Anne Branigan reports “Georgia Sees Unprecedented Turnout, Long Lines on First Day of Early In-Person Voting” at The Root:
Georgia is being closely watched by elected officials from both parties, as well as voting and civil rights activists, for a number of reasons: It is widely considered a battleground state and its recent history of voter purges, as well as allegations of voter suppression in the 2018 midterms, led many to question the integrity of the Peach State’s voting processes even before the coronavirus pandemic shifted the way many Georgians plan to vote.
Georgia’s election is of increasing media interest, as Democrats approach “toss-up” margins in two U.S. Senate races and the state assembly, as well as the presidential race. And a strong Black voter turnout could provide Dems with the margin of victory. Branigan notes,
Early voting typically favors Democrats, and polling from this year suggests that Black people, in particular, prefer voting in person over casting a ballot via mail, despite concerns about spreading the novel coronavirus. CNN, citing data from Catalist, which tracks voter databases across the country, reports that among competitive states for the 2020 presidential election, Georgia has the largest share of ballots cast by Black voters. Black voters—considered one of the most stalwart and influential voting blocs of the Democratic party—also represent a greater share of pre-Election Day votes in Georgia than they did four years ago, Catalist’s numbers show. In 2016, they made up 29 percent of all early voting; so far in 2020, Black voters have comprised 35 percent of all early ballots. In total, 425,000 votes have been cast in the state thus far.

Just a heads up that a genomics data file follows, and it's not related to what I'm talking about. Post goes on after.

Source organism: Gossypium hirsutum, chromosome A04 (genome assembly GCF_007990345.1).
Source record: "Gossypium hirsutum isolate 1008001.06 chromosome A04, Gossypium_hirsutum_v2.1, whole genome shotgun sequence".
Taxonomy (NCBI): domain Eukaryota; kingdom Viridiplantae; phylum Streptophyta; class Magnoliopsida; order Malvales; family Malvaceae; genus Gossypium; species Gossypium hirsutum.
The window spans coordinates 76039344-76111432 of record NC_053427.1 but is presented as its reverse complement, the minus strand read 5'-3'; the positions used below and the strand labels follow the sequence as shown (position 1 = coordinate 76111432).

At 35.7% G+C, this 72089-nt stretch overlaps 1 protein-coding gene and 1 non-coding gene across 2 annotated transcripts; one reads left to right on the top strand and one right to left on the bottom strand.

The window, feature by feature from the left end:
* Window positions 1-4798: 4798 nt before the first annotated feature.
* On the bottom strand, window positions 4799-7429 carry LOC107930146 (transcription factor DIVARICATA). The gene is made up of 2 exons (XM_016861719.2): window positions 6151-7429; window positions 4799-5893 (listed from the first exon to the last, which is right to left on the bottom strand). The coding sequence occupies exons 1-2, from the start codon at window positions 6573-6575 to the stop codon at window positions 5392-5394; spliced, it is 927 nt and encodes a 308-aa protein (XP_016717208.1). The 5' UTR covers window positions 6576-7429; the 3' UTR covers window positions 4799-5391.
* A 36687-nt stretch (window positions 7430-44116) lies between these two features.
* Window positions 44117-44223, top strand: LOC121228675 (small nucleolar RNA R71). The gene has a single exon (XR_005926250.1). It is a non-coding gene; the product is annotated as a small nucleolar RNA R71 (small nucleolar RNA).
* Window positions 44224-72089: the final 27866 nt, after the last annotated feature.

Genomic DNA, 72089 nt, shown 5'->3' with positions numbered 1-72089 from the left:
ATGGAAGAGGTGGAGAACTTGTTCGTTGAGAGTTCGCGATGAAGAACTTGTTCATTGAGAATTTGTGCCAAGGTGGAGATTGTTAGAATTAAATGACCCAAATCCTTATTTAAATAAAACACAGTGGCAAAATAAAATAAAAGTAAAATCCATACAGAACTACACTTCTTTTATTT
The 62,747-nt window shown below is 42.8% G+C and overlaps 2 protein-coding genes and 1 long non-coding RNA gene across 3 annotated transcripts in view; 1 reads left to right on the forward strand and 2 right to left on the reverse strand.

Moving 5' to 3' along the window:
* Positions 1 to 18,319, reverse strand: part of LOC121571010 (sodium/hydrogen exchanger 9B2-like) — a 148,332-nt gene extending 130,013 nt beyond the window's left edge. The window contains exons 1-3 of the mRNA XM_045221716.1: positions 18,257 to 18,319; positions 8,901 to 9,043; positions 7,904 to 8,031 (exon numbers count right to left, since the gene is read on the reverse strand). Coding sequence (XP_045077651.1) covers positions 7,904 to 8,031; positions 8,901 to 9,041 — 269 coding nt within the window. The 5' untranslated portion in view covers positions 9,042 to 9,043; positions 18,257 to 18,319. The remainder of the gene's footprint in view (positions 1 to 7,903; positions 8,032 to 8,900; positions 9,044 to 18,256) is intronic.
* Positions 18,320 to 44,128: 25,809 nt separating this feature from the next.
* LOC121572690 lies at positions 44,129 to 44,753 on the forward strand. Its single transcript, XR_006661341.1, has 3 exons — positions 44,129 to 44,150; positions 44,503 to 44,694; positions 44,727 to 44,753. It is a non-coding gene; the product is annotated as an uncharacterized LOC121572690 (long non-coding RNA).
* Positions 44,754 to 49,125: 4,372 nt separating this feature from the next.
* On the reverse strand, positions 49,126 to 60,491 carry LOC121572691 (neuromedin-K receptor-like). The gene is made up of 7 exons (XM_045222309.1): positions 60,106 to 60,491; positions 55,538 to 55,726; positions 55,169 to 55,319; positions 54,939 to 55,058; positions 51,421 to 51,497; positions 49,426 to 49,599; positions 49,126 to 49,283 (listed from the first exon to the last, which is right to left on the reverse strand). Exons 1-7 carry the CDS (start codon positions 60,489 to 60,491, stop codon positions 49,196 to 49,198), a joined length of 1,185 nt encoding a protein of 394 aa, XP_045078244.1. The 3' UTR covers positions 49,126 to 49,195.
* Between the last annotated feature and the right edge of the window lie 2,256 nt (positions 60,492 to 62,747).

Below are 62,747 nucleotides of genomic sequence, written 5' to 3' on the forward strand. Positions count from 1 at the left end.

Branigan notes that “some accused state election officials of trying to suppress the vote. One Cobb County voter reported waiting more than 9 hours in line, while singer and songwriter Johntá Austin wrote on Twitter that he stood in line for 11 hours on Monday waiting to cast a ballot.”
Georgia Republicans, who control balloting through the Governor, Secretary of State and state legislature majorities, blame the pandemic and a shortage of poll workers for the disproportionate problems experienced by Black voters in their state. The question is, will at least one of of four white voters give Dems the support needed to pick up two senate seats and Georgia’s electoral college votes? Democrats have every reason to invest more resources in that possibility.
No pressure or anything, but it’s not hard to see how a healthy turnout of Georgia progressives and moderates could prove instrumental in ending the Trump/McConnell nightmare — and set the stage for a new era of hope and opportunity for the nation.